The Public Interest Advocacy Centre (PIAC) is taking a stand to ensure that Canada’s wireless service providers adhere to the spirit of the CRTC’s unlocking fee ban.
According to an application filed by the PIAC on December 6th, 2017, the group has received a number of complaints from members of the public who have been denied unlocking services because they are “not current customers of the service provider.”
The application makes clear that the PIAC is requesting that the CRTC formalize the revised Wireless Code’s device unlocking rules so that carriers will be required to unlock all devices tied to their network, regardless of whether or not a device owner is a current subscriber.
“Should the Commission deem it necessary or appropriate, this applications requests that the Commission order [wireless service providers] to unlock all devices locked to their network and to make a consequential amendment to the Wireless Code,” reads an excerpt from the PIAC’s December 6th, 2017 application document. “This application also requests that the Commission direct its staff, and request that the [CCTS] request its staff to formally document and notify the public, regulated parties and regular interveners before the CRTC when they provide interpretation or public advice regarding consumer protection under the Wireless Code.”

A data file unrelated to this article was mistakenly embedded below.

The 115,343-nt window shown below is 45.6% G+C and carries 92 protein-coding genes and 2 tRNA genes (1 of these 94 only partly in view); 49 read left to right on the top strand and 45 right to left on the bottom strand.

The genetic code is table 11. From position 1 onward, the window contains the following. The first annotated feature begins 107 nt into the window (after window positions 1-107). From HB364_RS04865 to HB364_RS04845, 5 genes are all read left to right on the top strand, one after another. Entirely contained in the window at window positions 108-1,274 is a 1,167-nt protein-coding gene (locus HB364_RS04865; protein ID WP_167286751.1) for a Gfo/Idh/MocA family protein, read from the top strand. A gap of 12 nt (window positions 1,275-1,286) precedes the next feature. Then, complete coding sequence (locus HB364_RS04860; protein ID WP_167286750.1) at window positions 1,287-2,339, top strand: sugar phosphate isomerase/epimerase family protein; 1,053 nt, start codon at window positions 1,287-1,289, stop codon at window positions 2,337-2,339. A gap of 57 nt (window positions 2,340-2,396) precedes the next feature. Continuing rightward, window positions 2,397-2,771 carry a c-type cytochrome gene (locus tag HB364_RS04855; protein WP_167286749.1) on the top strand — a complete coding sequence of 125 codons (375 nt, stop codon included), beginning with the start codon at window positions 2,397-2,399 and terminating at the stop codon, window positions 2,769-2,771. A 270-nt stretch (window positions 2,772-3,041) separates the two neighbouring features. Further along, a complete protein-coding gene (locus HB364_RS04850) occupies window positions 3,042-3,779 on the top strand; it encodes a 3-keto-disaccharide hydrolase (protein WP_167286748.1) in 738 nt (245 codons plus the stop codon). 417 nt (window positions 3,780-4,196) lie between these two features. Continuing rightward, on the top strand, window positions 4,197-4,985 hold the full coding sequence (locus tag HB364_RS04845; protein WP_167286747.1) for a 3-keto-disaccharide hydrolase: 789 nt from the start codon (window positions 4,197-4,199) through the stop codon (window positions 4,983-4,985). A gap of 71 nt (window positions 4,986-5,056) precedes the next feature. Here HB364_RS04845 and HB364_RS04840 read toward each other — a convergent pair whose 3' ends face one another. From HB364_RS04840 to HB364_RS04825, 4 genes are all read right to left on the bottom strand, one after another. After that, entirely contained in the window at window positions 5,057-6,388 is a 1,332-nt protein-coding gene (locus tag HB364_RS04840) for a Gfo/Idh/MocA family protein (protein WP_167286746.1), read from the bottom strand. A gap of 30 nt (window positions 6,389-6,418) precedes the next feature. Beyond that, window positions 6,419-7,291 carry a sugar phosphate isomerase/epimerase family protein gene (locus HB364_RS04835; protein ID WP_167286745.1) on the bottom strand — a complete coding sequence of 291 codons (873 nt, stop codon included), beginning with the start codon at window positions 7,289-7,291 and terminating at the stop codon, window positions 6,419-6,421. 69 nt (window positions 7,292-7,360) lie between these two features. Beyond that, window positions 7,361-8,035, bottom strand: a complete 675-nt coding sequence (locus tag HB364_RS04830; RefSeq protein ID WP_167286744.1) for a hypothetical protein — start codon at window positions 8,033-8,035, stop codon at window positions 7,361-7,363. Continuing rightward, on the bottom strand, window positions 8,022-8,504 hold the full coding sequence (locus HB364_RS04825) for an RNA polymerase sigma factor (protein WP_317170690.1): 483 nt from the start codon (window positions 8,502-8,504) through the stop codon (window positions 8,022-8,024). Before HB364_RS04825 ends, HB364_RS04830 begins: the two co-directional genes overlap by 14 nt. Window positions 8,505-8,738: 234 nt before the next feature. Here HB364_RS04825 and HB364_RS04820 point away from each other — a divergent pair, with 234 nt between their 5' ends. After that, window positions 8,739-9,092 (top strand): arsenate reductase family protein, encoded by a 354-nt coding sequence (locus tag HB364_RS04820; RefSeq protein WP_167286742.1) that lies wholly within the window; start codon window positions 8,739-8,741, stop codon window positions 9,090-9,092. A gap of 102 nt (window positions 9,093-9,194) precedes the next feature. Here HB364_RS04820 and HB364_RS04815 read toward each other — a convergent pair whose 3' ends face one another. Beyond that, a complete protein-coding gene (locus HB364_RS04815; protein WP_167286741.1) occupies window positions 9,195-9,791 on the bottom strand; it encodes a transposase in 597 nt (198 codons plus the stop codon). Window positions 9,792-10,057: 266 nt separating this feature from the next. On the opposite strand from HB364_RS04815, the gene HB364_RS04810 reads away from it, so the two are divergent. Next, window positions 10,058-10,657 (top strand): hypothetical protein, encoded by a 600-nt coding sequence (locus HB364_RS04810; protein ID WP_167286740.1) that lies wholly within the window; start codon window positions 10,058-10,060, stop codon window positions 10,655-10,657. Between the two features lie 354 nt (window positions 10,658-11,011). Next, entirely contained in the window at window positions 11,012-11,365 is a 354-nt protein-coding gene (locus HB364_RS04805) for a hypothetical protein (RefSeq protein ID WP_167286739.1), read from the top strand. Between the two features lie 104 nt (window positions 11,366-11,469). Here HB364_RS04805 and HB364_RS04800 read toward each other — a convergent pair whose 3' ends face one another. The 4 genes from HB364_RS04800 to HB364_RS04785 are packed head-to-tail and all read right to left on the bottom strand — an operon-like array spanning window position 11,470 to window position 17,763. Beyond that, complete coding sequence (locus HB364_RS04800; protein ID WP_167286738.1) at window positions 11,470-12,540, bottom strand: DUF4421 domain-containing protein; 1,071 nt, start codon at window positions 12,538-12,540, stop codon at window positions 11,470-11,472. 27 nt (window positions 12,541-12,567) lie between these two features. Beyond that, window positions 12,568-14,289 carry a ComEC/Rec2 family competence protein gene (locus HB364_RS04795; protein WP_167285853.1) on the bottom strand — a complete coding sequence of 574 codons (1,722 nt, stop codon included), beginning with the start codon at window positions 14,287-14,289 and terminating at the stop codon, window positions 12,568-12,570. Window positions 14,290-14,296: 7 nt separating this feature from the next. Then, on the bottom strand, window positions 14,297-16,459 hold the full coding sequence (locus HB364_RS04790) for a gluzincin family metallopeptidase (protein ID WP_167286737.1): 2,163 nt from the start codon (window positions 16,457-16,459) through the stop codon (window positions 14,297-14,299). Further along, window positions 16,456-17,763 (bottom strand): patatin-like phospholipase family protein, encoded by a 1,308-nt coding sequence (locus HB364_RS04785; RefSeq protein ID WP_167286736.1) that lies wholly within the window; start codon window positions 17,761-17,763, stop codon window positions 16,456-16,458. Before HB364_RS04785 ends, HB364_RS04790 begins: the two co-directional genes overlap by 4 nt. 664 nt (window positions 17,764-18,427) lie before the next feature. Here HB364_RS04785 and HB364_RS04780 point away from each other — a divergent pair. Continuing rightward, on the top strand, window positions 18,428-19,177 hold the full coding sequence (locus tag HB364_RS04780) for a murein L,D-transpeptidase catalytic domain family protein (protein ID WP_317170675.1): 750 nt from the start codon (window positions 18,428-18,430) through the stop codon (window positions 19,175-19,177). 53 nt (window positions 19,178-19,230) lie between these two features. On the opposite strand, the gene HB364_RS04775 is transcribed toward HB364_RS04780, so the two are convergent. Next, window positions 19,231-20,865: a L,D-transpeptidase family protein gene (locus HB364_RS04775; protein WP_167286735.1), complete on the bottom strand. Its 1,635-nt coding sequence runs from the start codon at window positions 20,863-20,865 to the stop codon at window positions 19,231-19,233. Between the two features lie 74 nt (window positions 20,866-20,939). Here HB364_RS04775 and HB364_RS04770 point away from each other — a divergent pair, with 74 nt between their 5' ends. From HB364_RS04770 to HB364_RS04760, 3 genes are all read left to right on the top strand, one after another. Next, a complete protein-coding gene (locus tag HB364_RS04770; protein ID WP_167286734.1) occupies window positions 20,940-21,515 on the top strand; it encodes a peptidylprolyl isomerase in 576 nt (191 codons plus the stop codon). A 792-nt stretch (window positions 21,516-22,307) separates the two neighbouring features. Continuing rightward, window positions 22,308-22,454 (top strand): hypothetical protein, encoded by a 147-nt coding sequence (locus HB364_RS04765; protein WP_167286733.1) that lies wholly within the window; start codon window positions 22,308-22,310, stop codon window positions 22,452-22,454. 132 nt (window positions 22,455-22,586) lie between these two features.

The CRTC announced in June 2017 that carriers would be required to provide unlocking services to customers free of charge. The rules came into effect with the updated Wireless Code on December 1st, 2017.
While all carriers are now required by law to unlock customer devices, the rules leave some room for interpretation. As the PIAC has identified, the wording of the rules don’t specifically enumerate that a carrier is required to unlock devices for individuals who aren’t subscribed to a wireless plan.
Of course, it can also be argued that the spirit of the revised rules suggest that all carriers should unlock all devices, regardless of a customer’s subscriber status.
That’s precisely what the PIAC posited by stating “there is nothing in the Wireless Code decision which requires that a person have an ongoing monthly service contract to be able to unlock their devices.”
“While wireless service providers must comply with the Code as a condition of offering telecommunication services and the Code only applies to devices sold incidental to the purchase of wireless services, it does not follow that terminating a monthly service contract terminates the service provider’s obligations in relation to unlocking devices sold incidental to that service contract,” reads an excerpt from the PIAC’s application document.
The PIAC is a public advocacy group that works to benefit Canadian consumers. The not-for-profit recently announced that it might cease operations due to financial constraints.